Chess Match Victory Lesson- Chess Strategy 101
Chess Match Victory Lesson
Chess Strategy 101
The following video is a recent chess match I played against an opponent. As I covered in previous articles, while it’s rare to beat an opponent in only a few moves, implementing basic strategy and following various techniques is the sure way to consecutively win chess matches. I cover this more in my new E-book “The Chess Formula”.
As covered in the chess strategy article, as well the The Chess Formula, in this match, I follow fairly simple principles:
- Capture my opponent’s unprotected pieces
- Pay attention to future moves
- As well as some strategies covered in the E-Book.
Notes about this chess match
53 seconds – I had captured my opponent’s Knight. It is never an ideal situation to have your opponent’s knight in your territory. This may result in checkmate, or cause one of your pieces to be captured without capturing in return. It’s best to capture an opponent’s piece as soon as possible when in this scenario.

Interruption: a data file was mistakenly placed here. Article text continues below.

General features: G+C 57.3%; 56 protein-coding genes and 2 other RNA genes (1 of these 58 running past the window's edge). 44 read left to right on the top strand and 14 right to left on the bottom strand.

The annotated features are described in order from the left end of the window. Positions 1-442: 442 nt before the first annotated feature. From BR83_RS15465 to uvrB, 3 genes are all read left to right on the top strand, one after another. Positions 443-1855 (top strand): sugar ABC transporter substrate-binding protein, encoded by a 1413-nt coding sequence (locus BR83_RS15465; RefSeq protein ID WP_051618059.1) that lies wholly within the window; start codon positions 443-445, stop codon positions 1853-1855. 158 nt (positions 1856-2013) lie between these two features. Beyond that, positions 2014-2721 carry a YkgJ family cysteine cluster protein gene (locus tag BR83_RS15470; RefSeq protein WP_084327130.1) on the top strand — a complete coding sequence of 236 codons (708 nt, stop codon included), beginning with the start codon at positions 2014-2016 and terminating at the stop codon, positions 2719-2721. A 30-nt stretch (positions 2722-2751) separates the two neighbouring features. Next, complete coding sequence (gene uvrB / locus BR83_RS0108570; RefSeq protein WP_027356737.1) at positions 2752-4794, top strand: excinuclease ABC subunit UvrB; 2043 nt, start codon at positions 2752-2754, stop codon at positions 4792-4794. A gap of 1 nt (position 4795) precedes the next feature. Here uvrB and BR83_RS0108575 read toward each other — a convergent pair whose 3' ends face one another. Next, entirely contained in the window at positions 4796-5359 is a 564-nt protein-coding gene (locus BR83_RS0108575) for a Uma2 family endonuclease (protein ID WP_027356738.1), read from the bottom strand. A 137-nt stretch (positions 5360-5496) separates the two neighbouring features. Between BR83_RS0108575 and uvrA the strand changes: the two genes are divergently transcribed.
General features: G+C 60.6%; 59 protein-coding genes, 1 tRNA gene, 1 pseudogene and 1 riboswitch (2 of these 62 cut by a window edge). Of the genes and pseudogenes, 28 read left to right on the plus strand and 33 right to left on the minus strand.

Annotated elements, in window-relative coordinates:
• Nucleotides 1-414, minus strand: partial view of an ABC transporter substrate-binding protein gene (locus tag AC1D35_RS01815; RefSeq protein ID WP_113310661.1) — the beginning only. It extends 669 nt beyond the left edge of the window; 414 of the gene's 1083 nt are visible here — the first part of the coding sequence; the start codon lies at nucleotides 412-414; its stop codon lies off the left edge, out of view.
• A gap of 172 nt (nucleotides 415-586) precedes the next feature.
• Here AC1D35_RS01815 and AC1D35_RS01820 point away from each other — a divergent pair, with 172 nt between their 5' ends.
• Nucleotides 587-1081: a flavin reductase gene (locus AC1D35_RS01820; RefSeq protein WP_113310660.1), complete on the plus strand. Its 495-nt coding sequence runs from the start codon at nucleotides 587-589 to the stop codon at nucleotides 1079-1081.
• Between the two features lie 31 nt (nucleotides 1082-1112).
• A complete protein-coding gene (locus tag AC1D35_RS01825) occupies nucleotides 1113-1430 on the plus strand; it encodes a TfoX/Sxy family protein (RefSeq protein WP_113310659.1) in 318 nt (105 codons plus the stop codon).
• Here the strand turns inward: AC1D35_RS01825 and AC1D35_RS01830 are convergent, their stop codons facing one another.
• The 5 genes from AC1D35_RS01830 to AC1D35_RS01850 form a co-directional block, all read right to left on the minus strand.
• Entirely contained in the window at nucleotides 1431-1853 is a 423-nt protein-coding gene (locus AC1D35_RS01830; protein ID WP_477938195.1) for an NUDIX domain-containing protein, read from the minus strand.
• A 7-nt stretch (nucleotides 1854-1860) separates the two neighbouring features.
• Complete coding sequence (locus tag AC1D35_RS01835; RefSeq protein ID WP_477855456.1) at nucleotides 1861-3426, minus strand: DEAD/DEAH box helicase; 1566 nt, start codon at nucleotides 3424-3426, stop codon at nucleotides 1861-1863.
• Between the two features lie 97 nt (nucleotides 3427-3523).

1:18 – I had moved my queen in position not to capture the rook, but to capture the pawn, which I do at 1:42. As mentioned in previous articles, never under estimate the pawns, and always be sure to value your own. This one move would be critical at the end of the match, when I began moving my pawn toward the other end of the chessboard to be promoted to queen. Without that pawn in the way, it becomes a much greater hassle for my opponent.
1:25 – I had my opponent’s bishop trapped to be captured by a pawn regardless of his move. Rather than capture it on the following move, I move the pawn in front of my rook forward, preventing my opponent’s bishop from placing the King in check. On the following move, then I capture the bishop.
2:06 – I made the mistake of placing my rook in the bishop’s line of capture, rather than moving my knight as I do on the following move. While this was really only the mistake made during the match, always be sure to check the chessboard prior to moving.
2:44 – opponent had placed me in a position which may have caused me to lose at least 1 of my high value pieces, however, by not immediately reacting and looking over the chessboard, I was able to save both pieces.
3:18 – In terms of high value pieces, I don’t have too much of an advantage over my opponent. However, I outnumber my opponent’s pawns 7-3. I begin moving the pawn in front of my rook forward to be promoted. This move is what creates the greatest advantage over my opponent. I’ll either gain a queen, or my opponent will have to capture the pawn with their rook, and lose the rook to a pawn.
3:50 – Opponent resigns
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